Risk of hypoglycaemia
Guidelines published in 2004 recommend that people on sulphonylureas or insulin should not use SMUG because of the associated risk of hypoglycaemia (Owens et al, 2004). However, in the author’s experience, most people with diabetes taking sulphonylureas do not routinely self monitor their blood glucose.

Ketones
The other use of urine testing in people with diabetes is to detect ketones. There are test strips which determine the amount of ketones in urine, and everyone with type 1 diabetes should know when and how to test for ketones and what action to take if any are found. There are blood ketone test strips available and some diabetes care centres recommend these instead of the urine test strips.

Conclusion
Urine testing for glucose can be effective if used properly and is still widely used as a monitoring method. A study carried out in the author’s centre found no difference between levels of control after 3, 6 and 12 months in people recently diagnosed with type 2 diabetes who used SMUG and those who used SMBG (Miles et al, 1997). However,  participants expressed a preference for blood glucose monitoring as they perceived it to be more accurate and useful in self-management (Miles et al, 1997). If urine testing is being used as the monitoring method, regular checks of HbA1c need to be carried out to ensure that adequate control is being achieved.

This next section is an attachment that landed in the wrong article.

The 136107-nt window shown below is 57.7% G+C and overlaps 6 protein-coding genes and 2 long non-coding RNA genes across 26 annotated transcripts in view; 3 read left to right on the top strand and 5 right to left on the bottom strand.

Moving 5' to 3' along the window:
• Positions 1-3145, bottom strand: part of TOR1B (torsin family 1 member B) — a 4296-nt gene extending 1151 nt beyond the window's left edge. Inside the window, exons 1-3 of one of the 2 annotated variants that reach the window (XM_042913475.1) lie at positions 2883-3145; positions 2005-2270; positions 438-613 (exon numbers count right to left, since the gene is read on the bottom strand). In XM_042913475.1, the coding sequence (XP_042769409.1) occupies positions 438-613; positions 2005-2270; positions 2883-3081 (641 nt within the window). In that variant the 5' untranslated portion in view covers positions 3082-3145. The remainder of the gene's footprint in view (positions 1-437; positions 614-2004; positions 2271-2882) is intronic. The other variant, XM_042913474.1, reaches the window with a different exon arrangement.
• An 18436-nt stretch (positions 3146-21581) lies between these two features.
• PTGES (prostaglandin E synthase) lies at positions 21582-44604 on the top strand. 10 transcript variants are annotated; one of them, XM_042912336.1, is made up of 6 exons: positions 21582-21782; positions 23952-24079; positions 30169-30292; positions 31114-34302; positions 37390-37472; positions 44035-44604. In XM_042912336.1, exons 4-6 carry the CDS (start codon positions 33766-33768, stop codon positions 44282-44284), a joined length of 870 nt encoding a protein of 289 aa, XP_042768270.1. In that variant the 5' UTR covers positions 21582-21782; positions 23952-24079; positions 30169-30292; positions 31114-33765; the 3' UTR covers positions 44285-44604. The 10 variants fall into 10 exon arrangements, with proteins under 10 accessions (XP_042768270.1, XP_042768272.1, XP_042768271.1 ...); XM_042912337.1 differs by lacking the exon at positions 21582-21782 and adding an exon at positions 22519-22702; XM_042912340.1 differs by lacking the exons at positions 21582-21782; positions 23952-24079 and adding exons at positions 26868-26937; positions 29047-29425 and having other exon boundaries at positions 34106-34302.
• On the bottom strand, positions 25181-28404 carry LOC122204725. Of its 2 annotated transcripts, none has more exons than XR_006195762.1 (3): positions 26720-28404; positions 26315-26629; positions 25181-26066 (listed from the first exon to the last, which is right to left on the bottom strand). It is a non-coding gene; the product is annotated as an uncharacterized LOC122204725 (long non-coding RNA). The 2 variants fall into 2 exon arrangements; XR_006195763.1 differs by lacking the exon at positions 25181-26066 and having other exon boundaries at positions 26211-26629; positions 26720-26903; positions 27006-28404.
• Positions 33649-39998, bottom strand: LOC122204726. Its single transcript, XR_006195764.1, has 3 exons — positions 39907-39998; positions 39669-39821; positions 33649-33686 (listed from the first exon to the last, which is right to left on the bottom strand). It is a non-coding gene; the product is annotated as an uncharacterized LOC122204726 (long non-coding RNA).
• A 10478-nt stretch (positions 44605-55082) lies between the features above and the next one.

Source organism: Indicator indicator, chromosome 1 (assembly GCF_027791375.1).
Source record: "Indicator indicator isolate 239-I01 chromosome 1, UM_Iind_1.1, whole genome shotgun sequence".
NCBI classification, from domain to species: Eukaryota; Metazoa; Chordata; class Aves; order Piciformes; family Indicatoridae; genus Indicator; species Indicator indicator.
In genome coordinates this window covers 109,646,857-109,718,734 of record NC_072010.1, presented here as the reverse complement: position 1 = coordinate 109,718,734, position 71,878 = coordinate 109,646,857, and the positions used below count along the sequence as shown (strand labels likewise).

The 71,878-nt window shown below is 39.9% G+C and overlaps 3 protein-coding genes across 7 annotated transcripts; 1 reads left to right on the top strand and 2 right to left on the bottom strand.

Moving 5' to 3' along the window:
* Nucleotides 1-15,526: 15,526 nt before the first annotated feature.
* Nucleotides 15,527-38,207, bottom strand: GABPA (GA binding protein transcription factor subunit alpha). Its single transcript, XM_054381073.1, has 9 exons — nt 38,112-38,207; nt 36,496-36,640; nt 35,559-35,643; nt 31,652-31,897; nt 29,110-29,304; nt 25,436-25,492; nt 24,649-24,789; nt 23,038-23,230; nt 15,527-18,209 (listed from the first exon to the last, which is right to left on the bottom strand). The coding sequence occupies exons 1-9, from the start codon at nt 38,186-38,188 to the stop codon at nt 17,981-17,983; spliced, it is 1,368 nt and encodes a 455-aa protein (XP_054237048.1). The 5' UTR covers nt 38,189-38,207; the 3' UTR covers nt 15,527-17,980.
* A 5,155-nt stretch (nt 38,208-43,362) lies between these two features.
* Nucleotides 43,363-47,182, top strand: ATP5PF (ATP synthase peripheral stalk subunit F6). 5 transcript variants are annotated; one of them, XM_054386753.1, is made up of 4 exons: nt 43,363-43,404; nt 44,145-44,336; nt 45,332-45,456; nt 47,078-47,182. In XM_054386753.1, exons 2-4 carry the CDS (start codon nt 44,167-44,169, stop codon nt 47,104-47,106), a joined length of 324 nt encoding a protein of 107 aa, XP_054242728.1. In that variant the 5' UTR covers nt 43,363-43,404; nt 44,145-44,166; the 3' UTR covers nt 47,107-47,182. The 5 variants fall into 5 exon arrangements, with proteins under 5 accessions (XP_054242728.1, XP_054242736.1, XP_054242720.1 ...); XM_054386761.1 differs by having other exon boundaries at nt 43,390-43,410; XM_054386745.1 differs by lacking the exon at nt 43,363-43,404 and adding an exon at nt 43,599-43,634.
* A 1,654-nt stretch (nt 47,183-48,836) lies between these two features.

REFERENCES:

Fox C, Pickering A (1995) Diabetes in the real world. Class Publishing, London
Graham G (1926) The pathology and treatment of diabetes mellitus. Oxford University Press, London
Gunn JC (1996) Gunn’s Domestic Medicine: A Facsimile of the First Edition. The University of Tennessee Press, Knoxville
Lawton,J et al (2004) ‘Urine Testing is a waste of time’: newly diagnosed type 2 patients’ perceptions of self-monitoring. Diabetic Medicine 21: 1045–8
Miles P et al (1997) Comparison of blood or urine testing by patients with newly diagnosed non-insulin dependent diabetes: patient survey after randomised crossover trial. BMJ 315: 348–9
NHS Electronic Drug Tariff (2006) Electronic Drug Tariff. Available at: http://www.ppa.org.uk/ppa/edt_intro.htm
Owens D et al (2004) Blood glucose self-monitoring in type 1 and type 2 diabetes: reaching a multidisciplinary consensus. Diabetes and Primary Care 6: 8–15